Eleones BUENO v. COMMISSIONER OF CORRECTION
The petitioner, Eleones Bueno, appeals following the denial of his petition for certification to appeal from the judgment denying his petition for a writ of habeas corpus. The dispositive issue is whether the habeas court abused its discretion in so doing. We conclude that it did not and, accordingly, dismiss the appeal.
The petitioner is a citizen of the Dominican Republic who was admitted as a lawful permanent resident of the United States in 1992. On April 11, 2012, the petitioner appeared before the trial court to enter into a plea agreement concerning two separate criminal matters. At that time, he was represented by Attorney Robert Koetsch. The petitioner first pleaded guilty, in docket number CR–11–0141887–S, to one count of larceny in the fifth degree in violation of General Statutes § 53a–125a. The petitioner then pleaded guilty, in docket number CR–11–0141917–S, to one count of larceny in the second degree in violation of General Statutes § 53a–123 (a) (3). In its canvass of the petitioner, the court inquired as to whether the petitioner had “had enough time to talk with” Koetsch and whether he was “satisfied with his legal advice”; the petitioner responded affirmatively. The court further advised the petitioner as follows: “If you're not a citizen of the United States, do you understand the conviction for these offenses might have a consequence of deportation, exclusion from admission or denial of naturalization, pursuant to federal immigration law?” The petitioner answered, “Yes, sir.” The court then found the pleas to be knowingly, intelligently and voluntarily made with the assistance of competent counsel. In accordance with the terms of the plea agreement, the court sentenced the petitioner to a total effective sentence of eighteen months incarceration and three years of probation.
Eleven months later, the petitioner again appeared before the trial court.1 At that time, he pleaded guilty, in docket number CR–13–0415495–S, to one count of escape in the first degree in violation of General Statutes § 53a–169, stemming from his failure to return to a “transitional supervision community release” facility. In canvassing the petitioner, the court informed the petitioner that, as a result of his plea, he “could be deported, excluded from the [United States], or denied naturalization.” In response, the petitioner stated, “I understand.” The court sentenced the petitioner to a term of one year incarceration, execution suspended after six months, with one day of conditional discharge.
While the petitioner was incarcerated, the United States Department of Homeland Security commenced a removal proceeding against him. Its notice to appear articulated two distinct grounds for removal. First, it charged the petitioner with violating “[§] 237 (a) (2) (A) (iii) of the Immigration and Nationality Act ․ as amended, in that, at any time after admission, you have been convicted of an aggravated felony ․ relating to a theft offense ․ or burglary offense for which the term of imprisonment [of] at least [one] year was imposed.” Second, the notice charged the petitioner with violating “[§] 237 (a) (2) (A) (ii) of the Immigration and Nationality Act, as amended, in that, at any time after admission, you have been convicted of two crimes involving moral turpitude not arising out of a single scheme of criminal misconduct.” Following a hearing, the United States Immigration Court on February 20, 2014, issued an oral decision in which it found both grounds proven and ordered the petitioner to be removed to the Dominican Republic. The petitioner filed an appeal from that decision, which the Board of Immigration Appeals dismissed on June 9, 2014. In its written decision, the Board of Immigration Appeals expressly indicated that the removal order was predicated solely on the petitioner's convictions for larceny in the second degree and larceny in the fifth degree in violation of Connecticut law.2 The petitioner was removed to the Dominican Republic in August, 2014.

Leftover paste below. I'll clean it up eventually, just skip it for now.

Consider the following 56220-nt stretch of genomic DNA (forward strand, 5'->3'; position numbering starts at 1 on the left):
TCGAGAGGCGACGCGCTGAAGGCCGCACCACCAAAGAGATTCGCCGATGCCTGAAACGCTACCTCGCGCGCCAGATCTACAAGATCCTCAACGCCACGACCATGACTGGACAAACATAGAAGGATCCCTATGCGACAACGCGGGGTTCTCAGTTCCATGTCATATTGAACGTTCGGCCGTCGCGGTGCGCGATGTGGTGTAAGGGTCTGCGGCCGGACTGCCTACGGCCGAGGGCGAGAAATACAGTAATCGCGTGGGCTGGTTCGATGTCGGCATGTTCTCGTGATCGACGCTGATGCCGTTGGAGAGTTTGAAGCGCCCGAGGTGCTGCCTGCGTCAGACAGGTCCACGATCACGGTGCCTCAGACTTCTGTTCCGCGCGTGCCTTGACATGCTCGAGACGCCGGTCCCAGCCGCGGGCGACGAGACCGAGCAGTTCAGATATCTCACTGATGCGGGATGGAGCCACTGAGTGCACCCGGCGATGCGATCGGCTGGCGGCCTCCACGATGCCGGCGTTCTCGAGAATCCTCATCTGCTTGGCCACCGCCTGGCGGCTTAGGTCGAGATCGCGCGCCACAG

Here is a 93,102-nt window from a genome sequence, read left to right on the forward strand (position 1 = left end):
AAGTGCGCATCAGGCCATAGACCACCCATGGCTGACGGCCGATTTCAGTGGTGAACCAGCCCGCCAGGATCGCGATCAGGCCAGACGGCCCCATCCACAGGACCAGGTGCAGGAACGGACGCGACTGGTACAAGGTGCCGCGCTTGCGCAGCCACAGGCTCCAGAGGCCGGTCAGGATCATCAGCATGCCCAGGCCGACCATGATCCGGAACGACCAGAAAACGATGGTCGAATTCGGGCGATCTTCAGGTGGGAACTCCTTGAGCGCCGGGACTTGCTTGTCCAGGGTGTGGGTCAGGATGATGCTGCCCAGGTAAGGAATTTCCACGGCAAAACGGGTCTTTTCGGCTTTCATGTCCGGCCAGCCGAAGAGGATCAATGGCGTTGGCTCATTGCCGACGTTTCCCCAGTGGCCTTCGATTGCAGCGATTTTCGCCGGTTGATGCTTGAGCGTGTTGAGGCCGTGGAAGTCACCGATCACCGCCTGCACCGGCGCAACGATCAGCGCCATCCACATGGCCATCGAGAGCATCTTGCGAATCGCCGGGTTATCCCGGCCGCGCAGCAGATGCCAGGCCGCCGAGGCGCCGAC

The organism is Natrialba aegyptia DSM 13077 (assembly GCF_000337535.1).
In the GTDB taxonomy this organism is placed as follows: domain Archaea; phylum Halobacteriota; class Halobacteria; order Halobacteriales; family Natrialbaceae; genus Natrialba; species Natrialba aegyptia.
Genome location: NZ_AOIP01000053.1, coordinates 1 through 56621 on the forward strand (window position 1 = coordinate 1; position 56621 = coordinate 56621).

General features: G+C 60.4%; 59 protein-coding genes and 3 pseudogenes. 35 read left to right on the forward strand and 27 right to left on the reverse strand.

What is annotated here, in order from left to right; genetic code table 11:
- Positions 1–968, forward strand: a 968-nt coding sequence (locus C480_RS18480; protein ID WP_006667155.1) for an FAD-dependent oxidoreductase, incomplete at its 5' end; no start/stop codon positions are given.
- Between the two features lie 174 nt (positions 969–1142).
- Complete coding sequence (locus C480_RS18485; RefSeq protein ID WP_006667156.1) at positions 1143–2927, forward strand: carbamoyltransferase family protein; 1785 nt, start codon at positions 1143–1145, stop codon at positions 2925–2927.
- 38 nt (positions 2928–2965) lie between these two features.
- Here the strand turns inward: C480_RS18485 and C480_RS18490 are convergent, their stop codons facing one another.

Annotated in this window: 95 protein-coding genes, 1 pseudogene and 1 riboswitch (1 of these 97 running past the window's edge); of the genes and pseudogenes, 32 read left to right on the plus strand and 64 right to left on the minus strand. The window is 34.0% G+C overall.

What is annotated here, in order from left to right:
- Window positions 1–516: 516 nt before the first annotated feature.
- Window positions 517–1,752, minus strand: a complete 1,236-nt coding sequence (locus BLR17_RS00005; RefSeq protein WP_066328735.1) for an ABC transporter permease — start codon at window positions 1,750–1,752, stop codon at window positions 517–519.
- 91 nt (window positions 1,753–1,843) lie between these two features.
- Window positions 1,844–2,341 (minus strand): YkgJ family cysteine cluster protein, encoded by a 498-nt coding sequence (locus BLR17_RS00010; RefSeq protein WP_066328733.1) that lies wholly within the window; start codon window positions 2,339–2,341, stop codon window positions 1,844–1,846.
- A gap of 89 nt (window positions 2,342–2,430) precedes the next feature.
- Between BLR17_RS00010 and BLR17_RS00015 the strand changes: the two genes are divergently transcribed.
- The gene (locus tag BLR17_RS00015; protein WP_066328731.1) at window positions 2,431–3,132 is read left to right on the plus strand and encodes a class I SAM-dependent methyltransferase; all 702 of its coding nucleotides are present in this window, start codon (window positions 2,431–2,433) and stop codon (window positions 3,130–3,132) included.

Approximately three months after the immigration court issued its removal order, the petitioner filed an application for a writ of habeas corpus in the Superior Court. The operative pleading, the petitioner's April 30, 2015 amended petition, contains two intertwined claims regarding the immigration consequences of his guilty plea in docket number CR–11–0141917–S, to one count of larceny in the second degree.3 Specifically, the petitioner alleged that (1) his guilty plea “was not made knowingly, intelligently, and voluntarily because [he] did not know or understand [its] immigration consequences” in violation of his right to due process, and (2) Koetsch rendered ineffective assistance of counsel by failing to properly research and advise him of those consequences.4
The respondent, the Commissioner of Correction, thereafter moved to dismiss the petition on mootness grounds, alleging that, in light of the petitioner's other unchallenged convictions that would prevent the petitioner's reentry into the United States, the habeas court could provide him no practical relief. Prior to the commencement of trial on September 18, 2015, the court discussed that motion with the parties. At that time, the court deferred consideration of the matter due to the representation of the petitioner's habeas counsel that a witness who was “necessary for the motion to dismiss” had not yet arrived. A two day trial followed, at which the court heard testimony from four individuals—the petitioner, Koetsch, Warren Murray, a prosecutor for the state, and Justin Conlon, an immigration attorney.